It was a battle of clashes and silences, of deferred hope in which sometimes the very strong lacked conviction. In the end, when victory came, it was as if it did not come. Many acted as those who were afraid of their own happiness. It reminds one of the song, now that we’ve got love what are we going to do with it.

He became Governor KayodeFayemi, a description that took yours quickly quite a struggle to come to terms with, even though I personally inherited quite  a few of his antagonists even among most esteemed colleagues of the pen because of my occasional interventions in the epic tempest.

It is fitting that after a life in the shadows, and ascension to the high throne of governor, his ultimate goal is to pursue a legacy, to ensure that his tour of duty does not fall out of the bright sunshine into the shadows. That would have been the ultimate irony of the most savage kind, to fight for a vision while out of the shadows only to govern without any legacy worthy of a place in the sunshine. This very venue, I daresay, speaks to the power of endurance of memory, and it is in such spirit that he has titled his book, Regaining the legacy.

The book is a collection of his speeches, and going through the book, you get the sense of a man in an odyssey, a restless picaresque enthusiasm that moves in eclectic trajectories. Regaining the Legacy comprises 28 chapters, each chapter devoted to one public intervention. The venues are as much a journey as the intellectual engagement of the speeches. Most of them take place this year, whether it is the speech in Harvard where he tells his story from his activist days to the present of legacies, or his fellow feeling with his Yoruba folks in Canada or at Chatham House in London, or whether in Nigerian academic circles like the speech at the Pan African University in which, both in rhetoric and thought, he soars like anyone in the ivory tower. Or here in Ekiti State, where he recalls with poignant nostalgia the M.K. O. Abiola legacy in the aftermath of the June 12 struggles.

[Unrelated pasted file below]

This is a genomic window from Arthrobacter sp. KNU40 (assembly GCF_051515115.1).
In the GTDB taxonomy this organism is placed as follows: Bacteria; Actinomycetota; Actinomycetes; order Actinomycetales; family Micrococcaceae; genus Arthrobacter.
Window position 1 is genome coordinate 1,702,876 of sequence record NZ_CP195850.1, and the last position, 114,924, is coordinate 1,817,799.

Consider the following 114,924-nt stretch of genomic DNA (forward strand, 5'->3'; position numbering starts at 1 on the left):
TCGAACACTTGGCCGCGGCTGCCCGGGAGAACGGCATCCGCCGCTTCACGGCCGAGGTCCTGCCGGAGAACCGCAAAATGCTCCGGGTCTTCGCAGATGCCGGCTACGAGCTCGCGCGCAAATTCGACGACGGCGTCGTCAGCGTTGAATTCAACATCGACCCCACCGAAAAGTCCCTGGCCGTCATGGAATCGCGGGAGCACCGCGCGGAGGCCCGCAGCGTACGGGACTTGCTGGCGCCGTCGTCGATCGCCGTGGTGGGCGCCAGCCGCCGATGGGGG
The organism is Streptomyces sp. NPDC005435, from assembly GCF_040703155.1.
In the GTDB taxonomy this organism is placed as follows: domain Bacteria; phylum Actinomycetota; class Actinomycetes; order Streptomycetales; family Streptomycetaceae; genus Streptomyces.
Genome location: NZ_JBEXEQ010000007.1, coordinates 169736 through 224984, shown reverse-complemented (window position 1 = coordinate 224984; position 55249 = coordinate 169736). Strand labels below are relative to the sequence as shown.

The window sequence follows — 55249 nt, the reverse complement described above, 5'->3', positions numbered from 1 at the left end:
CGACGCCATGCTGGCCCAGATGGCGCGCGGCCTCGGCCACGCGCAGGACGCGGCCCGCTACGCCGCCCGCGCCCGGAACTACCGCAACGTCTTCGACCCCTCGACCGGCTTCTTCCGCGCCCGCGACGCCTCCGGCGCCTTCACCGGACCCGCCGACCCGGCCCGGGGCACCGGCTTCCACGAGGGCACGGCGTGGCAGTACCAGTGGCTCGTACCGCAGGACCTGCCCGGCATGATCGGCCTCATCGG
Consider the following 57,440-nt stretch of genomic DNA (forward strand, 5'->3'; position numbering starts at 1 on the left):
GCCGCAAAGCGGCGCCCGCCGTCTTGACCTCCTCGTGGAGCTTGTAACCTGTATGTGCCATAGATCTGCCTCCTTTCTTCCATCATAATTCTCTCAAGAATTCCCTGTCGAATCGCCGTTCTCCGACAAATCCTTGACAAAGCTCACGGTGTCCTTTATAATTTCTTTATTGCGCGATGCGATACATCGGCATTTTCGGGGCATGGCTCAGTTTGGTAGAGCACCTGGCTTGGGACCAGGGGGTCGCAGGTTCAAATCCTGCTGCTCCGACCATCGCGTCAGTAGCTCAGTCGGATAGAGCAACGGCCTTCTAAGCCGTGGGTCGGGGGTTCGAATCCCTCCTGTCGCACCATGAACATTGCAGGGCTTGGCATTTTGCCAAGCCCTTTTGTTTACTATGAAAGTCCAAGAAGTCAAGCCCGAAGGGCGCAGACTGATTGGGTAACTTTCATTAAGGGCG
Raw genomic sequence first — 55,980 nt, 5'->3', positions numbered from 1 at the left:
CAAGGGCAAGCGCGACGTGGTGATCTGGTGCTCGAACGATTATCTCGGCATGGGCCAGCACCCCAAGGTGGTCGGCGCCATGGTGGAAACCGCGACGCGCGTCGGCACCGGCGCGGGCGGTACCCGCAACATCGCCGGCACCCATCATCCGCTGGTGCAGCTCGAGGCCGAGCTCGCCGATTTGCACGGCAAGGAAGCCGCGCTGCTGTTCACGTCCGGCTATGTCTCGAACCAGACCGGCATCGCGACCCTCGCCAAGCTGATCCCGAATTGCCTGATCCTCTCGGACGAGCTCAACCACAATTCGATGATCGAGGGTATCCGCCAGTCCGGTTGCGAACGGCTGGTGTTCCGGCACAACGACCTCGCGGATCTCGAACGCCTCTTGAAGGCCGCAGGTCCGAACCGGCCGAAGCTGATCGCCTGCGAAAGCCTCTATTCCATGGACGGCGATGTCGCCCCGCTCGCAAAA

This is certainly a book of many themes. He looks at the nature of struggles as an activist, and this a theme that shines through virtually every theme and topic he engages. From this he seems to be aware of the moral burden of his past. If he fought for this society of legacies, he must as what Theodore Roosevelt calls the man in the arena, translate all those years of blood and tears and idealism into the heres and nows of fulfillment. As he himself quotes in his speech at the 80th anniversary of his alma mater, Christ School Ado –Ekiti, Franz Fanon said, “Each generation must discover its mission, and fulfill it or betray it.” From his writings, it is quite clear he confronts the epic battle of not betraying his mission.